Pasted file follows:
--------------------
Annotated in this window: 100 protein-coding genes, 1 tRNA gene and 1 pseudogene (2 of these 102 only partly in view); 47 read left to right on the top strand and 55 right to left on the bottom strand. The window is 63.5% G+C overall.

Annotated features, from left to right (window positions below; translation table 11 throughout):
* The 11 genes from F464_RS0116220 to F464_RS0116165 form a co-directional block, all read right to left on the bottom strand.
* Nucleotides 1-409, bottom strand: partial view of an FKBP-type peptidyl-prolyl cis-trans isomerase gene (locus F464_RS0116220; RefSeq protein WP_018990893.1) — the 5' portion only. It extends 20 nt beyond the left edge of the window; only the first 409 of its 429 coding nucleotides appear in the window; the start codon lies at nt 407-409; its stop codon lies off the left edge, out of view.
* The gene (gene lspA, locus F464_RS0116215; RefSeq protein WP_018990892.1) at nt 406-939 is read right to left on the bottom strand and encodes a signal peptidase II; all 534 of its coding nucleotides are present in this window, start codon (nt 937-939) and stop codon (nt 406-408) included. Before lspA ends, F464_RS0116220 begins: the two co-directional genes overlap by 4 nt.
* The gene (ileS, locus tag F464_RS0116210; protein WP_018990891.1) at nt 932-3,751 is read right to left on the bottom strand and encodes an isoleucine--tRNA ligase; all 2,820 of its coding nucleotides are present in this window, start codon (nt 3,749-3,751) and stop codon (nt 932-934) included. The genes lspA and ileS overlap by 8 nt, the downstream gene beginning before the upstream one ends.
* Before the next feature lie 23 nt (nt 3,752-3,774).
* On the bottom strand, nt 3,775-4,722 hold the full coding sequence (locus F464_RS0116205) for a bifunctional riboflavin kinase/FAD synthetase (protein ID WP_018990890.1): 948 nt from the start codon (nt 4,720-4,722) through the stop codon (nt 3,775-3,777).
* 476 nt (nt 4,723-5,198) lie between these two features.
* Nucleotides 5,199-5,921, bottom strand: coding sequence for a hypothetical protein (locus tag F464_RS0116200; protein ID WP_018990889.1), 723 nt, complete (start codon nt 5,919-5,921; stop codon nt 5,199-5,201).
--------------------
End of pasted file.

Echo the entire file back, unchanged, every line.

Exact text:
Annotated in this window: 100 protein-coding genes, 1 tRNA gene and 1 pseudogene (2 of these 102 only partly in view); 47 read left to right on the top strand and 55 right to left on the bottom strand. The window is 63.5% G+C overall.

Annotated features, from left to right (window positions below; translation table 11 throughout):
* The 11 genes from F464_RS0116220 to F464_RS0116165 form a co-directional block, all read right to left on the bottom strand.
* Nucleotides 1-409, bottom strand: partial view of an FKBP-type peptidyl-prolyl cis-trans isomerase gene (locus F464_RS0116220; RefSeq protein WP_018990893.1) — the 5' portion only. It extends 20 nt beyond the left edge of the window; only the first 409 of its 429 coding nucleotides appear in the window; the start codon lies at nt 407-409; its stop codon lies off the left edge, out of view.
* The gene (gene lspA, locus F464_RS0116215; RefSeq protein WP_018990892.1) at nt 406-939 is read right to left on the bottom strand and encodes a signal peptidase II; all 534 of its coding nucleotides are present in this window, start codon (nt 937-939) and stop codon (nt 406-408) included. Before lspA ends, F464_RS0116220 begins: the two co-directional genes overlap by 4 nt.
* The gene (ileS, locus tag F464_RS0116210; protein WP_018990891.1) at nt 932-3,751 is read right to left on the bottom strand and encodes an isoleucine--tRNA ligase; all 2,820 of its coding nucleotides are present in this window, start codon (nt 3,749-3,751) and stop codon (nt 932-934) included. The genes lspA and ileS overlap by 8 nt, the downstream gene beginning before the upstream one ends.
* Before the next feature lie 23 nt (nt 3,752-3,774).
* On the bottom strand, nt 3,775-4,722 hold the full coding sequence (locus F464_RS0116205) for a bifunctional riboflavin kinase/FAD synthetase (protein ID WP_018990890.1): 948 nt from the start codon (nt 4,720-4,722) through the stop codon (nt 3,775-3,777).
* 476 nt (nt 4,723-5,198) lie between these two features.
* Nucleotides 5,199-5,921, bottom strand: coding sequence for a hypothetical protein (locus tag F464_RS0116200; protein ID WP_018990889.1), 723 nt, complete (start codon nt 5,919-5,921; stop codon nt 5,199-5,201).